The Grand Ho Tram Resort & Casino was supposed to be a huge money-maker when it opened on Vietnam’s southern coast seven years ago. However, things haven’t worked out as planned and the ongoing COVID-19 pandemic is helping anything. With waning traffic, and even a change of ownership, things remain stagnant and it doesn’t seem like they will turn around soon. Vietnamese media outlets hint at dire times ahead, but the project’s developers believe they might have an ace up their sleeve.
The revenue track record over the past several years has anything but positive. It reported losses of just over $35.5 million in 2017, followed by losses of around $27.7 million the following year. Adding to that was another poor performance last year, which saw the resort take a $25.8-million hit. All told, since it opened in 2013 until the end of last year, Grand Ho Tram has reported total losses of $378 million. Most of that is attributed to exorbitant operating expenses and interest fees. These figures make the assertion that $4.2 billion would ultimately be invested in the project highly doubtful.
The Grand Ho Tram was acquired by Warburg Pincus, an equity firm out of the U.S., in March of last year. The company purchased its majority stake, adding to its existing 10%, from hedge fund Harbinger Capital Partners, but hasn’t been able to get the property on track toward gains since then. The property already has a large, 540-room hotel, a foreigner-only casino and an eighteen-hole golf course, but faces one major issue. Since Vietnam is only now testing whether to allow locals to gamble at casinos, Grand Ho Tram can’t expect Vietnamese to hit the gaming floors, and the current coronavirus pandemic is keeping the property from becoming a major attraction.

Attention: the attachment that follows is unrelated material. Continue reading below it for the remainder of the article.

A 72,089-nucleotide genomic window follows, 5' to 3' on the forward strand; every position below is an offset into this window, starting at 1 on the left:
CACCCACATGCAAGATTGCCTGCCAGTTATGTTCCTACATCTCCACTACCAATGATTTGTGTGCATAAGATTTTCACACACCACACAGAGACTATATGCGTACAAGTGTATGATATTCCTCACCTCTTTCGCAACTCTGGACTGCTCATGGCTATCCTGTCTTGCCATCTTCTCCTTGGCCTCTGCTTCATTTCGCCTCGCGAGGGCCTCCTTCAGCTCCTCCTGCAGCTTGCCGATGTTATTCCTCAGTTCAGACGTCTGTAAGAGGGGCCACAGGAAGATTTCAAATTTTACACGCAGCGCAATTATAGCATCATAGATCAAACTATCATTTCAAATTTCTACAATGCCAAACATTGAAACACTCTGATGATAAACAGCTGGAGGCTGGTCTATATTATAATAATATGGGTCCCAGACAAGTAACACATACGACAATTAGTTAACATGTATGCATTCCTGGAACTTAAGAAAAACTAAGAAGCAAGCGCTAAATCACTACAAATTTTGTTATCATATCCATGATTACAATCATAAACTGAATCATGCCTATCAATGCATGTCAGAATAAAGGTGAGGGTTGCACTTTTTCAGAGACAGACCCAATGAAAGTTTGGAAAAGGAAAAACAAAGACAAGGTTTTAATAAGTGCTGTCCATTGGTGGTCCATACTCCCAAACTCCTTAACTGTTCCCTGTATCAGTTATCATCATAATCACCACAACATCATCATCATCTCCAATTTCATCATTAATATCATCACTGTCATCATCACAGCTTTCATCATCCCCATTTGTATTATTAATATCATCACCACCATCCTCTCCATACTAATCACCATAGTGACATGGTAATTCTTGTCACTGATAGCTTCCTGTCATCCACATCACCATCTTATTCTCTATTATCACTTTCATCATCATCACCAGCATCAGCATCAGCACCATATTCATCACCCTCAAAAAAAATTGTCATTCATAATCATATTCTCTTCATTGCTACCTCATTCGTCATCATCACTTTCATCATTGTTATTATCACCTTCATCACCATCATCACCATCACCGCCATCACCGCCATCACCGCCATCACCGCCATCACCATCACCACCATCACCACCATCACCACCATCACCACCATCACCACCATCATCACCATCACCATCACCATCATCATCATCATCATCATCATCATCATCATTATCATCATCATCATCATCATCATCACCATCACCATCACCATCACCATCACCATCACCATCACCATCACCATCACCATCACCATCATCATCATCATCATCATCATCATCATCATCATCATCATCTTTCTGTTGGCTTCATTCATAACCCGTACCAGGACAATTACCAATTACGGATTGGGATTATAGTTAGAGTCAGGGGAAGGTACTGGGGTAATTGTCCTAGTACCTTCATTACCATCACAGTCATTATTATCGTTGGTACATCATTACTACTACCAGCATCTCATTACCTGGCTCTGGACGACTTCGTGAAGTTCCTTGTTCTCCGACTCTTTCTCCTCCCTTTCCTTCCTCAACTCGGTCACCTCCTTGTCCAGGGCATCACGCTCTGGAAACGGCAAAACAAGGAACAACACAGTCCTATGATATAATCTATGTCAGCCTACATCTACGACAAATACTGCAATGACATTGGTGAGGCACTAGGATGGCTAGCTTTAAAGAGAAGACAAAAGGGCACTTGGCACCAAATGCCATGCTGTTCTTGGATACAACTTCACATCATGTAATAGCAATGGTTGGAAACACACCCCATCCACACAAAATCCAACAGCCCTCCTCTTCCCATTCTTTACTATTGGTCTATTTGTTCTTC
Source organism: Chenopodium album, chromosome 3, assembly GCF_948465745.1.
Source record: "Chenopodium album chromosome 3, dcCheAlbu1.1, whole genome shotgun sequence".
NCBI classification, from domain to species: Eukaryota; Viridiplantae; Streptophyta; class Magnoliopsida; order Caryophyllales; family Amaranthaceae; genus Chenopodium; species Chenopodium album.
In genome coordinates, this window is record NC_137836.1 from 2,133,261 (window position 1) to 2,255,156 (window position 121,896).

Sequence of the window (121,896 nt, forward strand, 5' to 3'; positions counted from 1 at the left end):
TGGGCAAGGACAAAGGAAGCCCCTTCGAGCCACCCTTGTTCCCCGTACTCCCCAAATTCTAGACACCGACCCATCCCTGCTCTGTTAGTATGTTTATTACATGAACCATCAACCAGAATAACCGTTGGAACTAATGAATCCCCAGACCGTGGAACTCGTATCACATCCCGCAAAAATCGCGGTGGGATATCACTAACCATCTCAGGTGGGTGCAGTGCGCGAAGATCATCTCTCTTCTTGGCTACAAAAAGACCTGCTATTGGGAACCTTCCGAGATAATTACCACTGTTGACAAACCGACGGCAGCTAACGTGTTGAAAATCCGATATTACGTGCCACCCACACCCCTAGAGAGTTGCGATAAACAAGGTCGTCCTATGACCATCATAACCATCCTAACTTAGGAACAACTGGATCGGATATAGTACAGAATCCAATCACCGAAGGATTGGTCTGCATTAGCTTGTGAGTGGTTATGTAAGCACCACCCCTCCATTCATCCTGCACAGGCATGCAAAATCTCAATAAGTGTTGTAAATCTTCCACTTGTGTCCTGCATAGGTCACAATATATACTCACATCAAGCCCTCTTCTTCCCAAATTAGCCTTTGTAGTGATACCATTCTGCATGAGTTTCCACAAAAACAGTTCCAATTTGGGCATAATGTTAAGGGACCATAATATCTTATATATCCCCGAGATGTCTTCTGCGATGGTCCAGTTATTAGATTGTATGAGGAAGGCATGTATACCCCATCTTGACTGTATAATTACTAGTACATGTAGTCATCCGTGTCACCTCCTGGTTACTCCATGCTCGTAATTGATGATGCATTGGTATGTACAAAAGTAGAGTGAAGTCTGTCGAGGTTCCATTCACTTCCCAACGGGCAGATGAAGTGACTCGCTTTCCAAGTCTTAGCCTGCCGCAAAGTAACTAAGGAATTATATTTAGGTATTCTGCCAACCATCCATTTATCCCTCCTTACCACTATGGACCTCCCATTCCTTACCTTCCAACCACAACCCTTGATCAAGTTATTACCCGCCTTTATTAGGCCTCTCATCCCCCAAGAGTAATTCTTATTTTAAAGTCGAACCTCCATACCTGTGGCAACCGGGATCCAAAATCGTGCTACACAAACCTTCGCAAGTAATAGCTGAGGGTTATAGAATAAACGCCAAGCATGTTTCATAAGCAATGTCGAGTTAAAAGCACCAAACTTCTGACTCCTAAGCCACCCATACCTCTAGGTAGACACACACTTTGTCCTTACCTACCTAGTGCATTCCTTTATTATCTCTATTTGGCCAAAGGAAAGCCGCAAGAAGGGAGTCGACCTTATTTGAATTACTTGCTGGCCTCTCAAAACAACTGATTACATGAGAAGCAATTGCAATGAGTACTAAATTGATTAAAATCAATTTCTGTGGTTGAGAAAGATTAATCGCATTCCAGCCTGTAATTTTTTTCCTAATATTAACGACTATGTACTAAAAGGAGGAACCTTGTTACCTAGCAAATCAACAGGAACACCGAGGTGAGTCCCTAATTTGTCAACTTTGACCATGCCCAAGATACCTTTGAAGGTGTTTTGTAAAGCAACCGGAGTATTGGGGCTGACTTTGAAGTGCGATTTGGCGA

This is going to hurt the property in the long run, as well, but a number of changes have been seen recently that executives and investors hope will turn things around. To increase the casino’s gaming options, it must first have in place a certain number of five-star hotel rooms, according to an agreement between the resort and the government. InterContinental Hotels Group (IHG) came in last November to rebrand The Grand Ho Tram Hotel to the InterContinental Grand Ho Tram, and will also take over management of the property’s Holiday Inn Resort Ho Tram Beach. That property was originally expected to open this year but, for obvious reasons, was put on the back burner.
Having IHG will, eventually, give Ho Tram a boost. The company now has almost 6,000 hotels in its portfolio and had $4.6 billion in revenue last year. While 2020 has brought a downturn because of COVID-19, the company is still turning a profit and should be able to give the venue some support.
In addition, the property picked up a new CEO this year, turning to South Shore Holdings for talent. Walter Power came in to get the company sorted out, promising to help get everything in order. Hopefully, he will have an easier time with Grand Ho Tram than he did with South Shore and Macau’s The 13.